Will Artificial Intelligence Replace the Front Office in Professional Sports?

March 15, 2023 marked the official start of the new National Football League season. It also meant the beginning of the free agency period, when teams make deals for players no longer under contract with their former teams; each new contract can mean literally millions of dollars of a team’s budget.

So getting the recruitment right is crucial. Like any business, NFL executives and the leaders of other professional sports teams must make decisions about how best to allocate their limited budgets, placing informed bets on the ROI they will get from resources (the players, in this case), including in relation to expected performance (on and off the field), future injuries and other factors.

But what if this year the AI ​​could tell us how many games a player has left in his career, how many points he will score next season or if he will suffer a serious injury in the near future?

While free agency and other recruitment mechanisms have been around for decades, As decisions about which players to make is changing rapidly. In particular, the application of AI-powered technologies to massive sports datasets is improving the ability of front offices to make decisions about which players to recruit, develop, bench or trade. And it will change how all professional sports work, permanently.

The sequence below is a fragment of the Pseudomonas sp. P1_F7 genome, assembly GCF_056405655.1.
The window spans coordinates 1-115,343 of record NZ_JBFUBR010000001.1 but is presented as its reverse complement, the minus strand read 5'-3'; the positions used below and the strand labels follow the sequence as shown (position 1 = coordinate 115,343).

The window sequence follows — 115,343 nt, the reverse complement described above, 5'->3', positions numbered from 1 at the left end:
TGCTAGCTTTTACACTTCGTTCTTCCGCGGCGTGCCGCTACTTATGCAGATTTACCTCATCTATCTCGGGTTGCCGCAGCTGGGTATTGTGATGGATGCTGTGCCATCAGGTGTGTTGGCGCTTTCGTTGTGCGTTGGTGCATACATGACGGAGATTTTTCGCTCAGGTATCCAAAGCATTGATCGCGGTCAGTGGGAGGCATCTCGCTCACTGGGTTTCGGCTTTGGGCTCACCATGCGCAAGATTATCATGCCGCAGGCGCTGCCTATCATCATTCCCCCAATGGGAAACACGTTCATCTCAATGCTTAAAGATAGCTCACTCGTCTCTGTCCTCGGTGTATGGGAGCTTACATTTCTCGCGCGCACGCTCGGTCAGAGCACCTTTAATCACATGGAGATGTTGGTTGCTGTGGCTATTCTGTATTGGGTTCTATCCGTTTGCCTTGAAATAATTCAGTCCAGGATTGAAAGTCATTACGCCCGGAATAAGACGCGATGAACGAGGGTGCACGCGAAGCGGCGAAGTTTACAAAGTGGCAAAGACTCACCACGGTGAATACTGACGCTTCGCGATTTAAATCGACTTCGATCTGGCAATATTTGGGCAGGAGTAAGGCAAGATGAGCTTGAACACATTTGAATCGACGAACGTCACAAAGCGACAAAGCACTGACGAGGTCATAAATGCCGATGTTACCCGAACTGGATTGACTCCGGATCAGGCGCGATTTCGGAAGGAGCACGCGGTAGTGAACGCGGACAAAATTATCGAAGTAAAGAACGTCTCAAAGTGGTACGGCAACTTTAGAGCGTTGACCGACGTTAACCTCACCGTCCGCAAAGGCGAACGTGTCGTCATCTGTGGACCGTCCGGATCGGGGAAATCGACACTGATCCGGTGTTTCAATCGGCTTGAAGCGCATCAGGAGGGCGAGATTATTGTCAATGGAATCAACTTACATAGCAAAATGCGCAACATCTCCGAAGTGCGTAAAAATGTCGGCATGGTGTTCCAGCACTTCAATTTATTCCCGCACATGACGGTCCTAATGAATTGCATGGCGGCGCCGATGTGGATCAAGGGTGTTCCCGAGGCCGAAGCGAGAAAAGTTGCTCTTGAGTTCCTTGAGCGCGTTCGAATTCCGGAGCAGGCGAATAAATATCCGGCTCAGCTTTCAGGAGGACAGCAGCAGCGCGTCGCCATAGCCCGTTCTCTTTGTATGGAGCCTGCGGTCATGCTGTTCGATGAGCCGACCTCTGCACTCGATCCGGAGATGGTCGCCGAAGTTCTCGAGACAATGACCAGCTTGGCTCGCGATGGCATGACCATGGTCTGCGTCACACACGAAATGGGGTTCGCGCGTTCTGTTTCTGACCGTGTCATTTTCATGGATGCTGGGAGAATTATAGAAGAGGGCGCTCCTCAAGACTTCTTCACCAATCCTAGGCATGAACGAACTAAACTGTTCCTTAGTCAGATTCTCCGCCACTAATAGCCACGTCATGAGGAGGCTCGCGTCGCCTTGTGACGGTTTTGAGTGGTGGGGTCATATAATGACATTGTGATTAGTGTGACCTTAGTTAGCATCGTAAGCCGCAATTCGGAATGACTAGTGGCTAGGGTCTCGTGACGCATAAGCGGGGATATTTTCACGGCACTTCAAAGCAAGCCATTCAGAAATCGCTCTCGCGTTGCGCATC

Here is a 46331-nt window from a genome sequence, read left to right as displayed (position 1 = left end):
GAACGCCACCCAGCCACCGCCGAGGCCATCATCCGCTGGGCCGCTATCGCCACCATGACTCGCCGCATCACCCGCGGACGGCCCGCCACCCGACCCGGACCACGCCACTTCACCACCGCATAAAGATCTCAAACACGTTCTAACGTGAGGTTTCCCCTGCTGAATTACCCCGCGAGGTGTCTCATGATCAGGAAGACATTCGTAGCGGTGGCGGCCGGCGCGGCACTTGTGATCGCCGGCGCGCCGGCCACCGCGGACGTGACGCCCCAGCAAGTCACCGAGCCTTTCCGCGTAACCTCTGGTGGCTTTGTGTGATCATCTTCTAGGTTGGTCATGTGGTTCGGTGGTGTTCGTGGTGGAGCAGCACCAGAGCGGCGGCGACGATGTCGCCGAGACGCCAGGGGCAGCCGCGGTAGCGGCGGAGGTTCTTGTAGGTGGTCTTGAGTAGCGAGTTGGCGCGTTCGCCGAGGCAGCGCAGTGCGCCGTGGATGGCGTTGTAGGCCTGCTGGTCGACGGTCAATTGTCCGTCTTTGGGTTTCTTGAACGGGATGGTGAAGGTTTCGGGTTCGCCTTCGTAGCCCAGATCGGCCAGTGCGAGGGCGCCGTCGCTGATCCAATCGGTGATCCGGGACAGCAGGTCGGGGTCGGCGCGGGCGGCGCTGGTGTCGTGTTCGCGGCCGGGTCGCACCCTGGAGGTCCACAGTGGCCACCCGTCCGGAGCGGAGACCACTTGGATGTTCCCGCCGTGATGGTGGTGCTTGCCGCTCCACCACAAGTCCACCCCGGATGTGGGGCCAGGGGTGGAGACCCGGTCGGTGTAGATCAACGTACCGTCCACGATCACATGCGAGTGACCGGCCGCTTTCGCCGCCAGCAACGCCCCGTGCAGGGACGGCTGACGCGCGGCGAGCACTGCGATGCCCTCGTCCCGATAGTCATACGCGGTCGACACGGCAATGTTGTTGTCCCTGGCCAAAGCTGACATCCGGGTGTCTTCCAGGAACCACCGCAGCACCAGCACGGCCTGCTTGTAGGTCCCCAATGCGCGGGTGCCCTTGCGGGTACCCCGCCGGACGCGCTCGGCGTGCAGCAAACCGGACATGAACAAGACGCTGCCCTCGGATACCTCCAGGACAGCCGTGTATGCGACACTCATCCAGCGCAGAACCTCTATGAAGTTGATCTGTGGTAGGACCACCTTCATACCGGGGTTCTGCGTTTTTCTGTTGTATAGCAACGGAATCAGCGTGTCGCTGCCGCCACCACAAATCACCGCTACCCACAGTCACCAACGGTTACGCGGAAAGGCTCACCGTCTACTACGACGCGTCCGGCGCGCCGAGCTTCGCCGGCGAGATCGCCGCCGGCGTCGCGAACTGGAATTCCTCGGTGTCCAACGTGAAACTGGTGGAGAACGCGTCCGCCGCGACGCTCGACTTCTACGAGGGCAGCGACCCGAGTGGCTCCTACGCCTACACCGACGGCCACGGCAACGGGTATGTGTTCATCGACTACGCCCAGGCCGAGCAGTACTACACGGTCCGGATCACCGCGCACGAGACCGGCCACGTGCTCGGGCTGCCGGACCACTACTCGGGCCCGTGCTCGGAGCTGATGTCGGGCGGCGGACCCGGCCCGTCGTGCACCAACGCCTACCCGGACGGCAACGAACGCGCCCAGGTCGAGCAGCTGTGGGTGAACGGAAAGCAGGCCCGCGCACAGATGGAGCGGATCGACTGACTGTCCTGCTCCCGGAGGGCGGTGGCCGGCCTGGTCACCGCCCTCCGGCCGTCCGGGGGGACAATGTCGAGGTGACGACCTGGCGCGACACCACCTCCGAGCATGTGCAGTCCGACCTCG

But will artificial intelligence soon replace the front offices of sports teams?

While this new technology is definitely augmenting human decision-making, we don’t see it replacing general management teams in the foreseeable future in sports or any other business.

Revolutionary predictive power

Among a large and growing number of AI-powered sports-focused offerings, some are intended to aid team decision-makers with injury predictions and athlete longevity. Knowing the likelihood of injury within a specific time frame has a big impact on recruiting, as teams would naturally target players who are expected to stay injury-free the longest. Industry executives have always had an experiential intuition for factors that go to hurt, like time and mileage in the field. Sometimes these predictions are true, but often not.

The difference now is that AI can back up some conventional wisdom in the NFL, for example, a wide receiver over the age of 30 is more prone to injuries and other challenges, for example, but it can also provide much more specific estimates the likelihood of injury or diminished performance, and what that means for a particular player’s availability and how much it could cost the team. One company, Probility AI, claims 96% accuracy in predicting which players will miss out next season. Executives can use these findings to go from I think this is probably a big factor to I know this is a big factor, and can estimate the impact and cost with unprecedented confidence.

Insights generated by AI go far beyond those that exist or are supported by intuition. For example, Probility AI trained its injury prediction models on data from specific NFL teams, along with other public and private data sources, to understand the impact of factors like where a particular player went to college, the combinations of heads and assistant coaches they played under, and resulting practice demands and workload. While these nascent insights warrant further research, they show just how deep AI can go in its predictive analytics.